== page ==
On the ecology of Onnen’s waters:

Although most of Onnen’s coastal inhabitants are accustomed to the midnight color of our oceans having grown up with them that way, this hue is actually an unnatural one when viewed from the perspective of an outsider. Beyond what we can see from shore, there is actually a shelf in the Shilluk Ocean where the seabed rises up and divides our homeland’s waters from all those surrounding it. You can think of it as a barrier similar to a wall, except you cannot see this wall jutting out of the waves like the jagged rocks you might imagine. This continental shelf is not like that, but its barrier is very noticeable.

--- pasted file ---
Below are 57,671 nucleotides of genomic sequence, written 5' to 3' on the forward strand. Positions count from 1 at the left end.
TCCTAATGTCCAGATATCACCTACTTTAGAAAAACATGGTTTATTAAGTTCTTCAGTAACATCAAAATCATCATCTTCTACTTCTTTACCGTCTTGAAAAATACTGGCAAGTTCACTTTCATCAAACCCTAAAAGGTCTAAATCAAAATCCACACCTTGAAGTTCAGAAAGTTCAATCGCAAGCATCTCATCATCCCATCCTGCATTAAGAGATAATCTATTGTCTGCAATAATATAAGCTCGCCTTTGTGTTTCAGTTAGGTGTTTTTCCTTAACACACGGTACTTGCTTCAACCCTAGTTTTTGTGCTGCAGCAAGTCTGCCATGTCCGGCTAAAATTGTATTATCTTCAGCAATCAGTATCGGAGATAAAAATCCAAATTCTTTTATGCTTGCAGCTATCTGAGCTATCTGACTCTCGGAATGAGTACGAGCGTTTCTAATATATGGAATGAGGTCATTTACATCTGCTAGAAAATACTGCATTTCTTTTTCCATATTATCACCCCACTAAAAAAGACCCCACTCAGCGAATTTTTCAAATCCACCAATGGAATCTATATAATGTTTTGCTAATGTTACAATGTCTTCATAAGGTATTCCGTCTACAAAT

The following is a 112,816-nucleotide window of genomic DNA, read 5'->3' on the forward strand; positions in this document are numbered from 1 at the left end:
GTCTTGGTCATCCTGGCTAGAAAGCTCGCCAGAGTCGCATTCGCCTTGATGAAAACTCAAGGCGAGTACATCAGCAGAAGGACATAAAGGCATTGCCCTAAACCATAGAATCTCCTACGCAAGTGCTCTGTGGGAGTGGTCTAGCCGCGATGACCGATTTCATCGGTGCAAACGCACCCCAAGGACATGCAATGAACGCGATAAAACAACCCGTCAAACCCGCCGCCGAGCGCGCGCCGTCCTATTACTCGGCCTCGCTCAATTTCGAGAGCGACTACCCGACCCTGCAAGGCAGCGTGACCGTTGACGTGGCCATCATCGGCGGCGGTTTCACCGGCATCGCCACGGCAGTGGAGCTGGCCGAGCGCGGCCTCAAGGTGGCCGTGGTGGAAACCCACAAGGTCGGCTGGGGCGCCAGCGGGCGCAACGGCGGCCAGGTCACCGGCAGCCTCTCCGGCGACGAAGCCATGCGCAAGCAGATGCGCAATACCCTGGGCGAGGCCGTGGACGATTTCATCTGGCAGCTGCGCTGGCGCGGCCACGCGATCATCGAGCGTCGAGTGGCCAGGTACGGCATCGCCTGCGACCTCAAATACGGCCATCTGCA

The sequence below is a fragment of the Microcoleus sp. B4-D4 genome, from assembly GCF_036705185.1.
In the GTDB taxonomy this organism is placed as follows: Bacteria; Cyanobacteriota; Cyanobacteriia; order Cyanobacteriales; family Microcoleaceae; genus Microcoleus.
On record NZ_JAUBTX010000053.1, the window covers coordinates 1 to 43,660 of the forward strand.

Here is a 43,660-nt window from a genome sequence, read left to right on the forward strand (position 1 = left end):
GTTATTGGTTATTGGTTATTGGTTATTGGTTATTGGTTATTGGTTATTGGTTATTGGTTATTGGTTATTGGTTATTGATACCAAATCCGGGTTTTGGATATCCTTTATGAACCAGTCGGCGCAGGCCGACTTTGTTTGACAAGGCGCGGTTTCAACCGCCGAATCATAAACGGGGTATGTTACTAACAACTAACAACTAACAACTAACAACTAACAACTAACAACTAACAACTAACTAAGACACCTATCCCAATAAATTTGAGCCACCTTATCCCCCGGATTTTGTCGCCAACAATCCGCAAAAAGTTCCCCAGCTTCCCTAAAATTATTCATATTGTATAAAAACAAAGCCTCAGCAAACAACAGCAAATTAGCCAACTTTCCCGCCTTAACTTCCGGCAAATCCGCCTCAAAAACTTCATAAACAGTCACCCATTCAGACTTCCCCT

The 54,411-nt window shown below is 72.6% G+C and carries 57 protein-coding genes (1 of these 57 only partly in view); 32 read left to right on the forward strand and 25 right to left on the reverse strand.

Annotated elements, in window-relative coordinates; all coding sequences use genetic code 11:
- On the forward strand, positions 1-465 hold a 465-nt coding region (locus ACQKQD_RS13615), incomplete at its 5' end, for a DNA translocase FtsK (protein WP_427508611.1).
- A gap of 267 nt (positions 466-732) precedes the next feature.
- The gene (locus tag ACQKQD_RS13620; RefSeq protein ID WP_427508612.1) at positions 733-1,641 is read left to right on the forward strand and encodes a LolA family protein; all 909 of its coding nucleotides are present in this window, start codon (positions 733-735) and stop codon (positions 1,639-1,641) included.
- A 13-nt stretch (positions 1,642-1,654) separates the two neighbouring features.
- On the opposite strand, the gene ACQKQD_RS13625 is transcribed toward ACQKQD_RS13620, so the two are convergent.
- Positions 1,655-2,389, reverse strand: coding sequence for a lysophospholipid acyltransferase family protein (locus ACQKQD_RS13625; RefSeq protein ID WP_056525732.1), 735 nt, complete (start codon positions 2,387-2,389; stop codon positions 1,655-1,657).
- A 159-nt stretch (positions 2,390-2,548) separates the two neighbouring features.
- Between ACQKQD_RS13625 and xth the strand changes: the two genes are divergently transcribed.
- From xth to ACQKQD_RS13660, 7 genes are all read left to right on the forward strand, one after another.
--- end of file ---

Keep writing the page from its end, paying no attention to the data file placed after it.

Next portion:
At the border of the Shilluk Shelf, the midnight blue of our oceans clashes in a definitive line with the lighter blue of the outside world’s oceans. In testing these banks, we have discovered that the source of our water’s hue is, in fact, a species of algae that only inhabitants the waters within our protective barrier. This algae helps keep our waters separate and is a vital part of the diet for our native fish. It is found in all large bodies of water across Onnen, including the Tuareg and Acholi seas, with its greatest populations existing in the Shilluk Ocean proper.

  • Taken from a passage in the Tsekwe Almanac’s chapters on marine life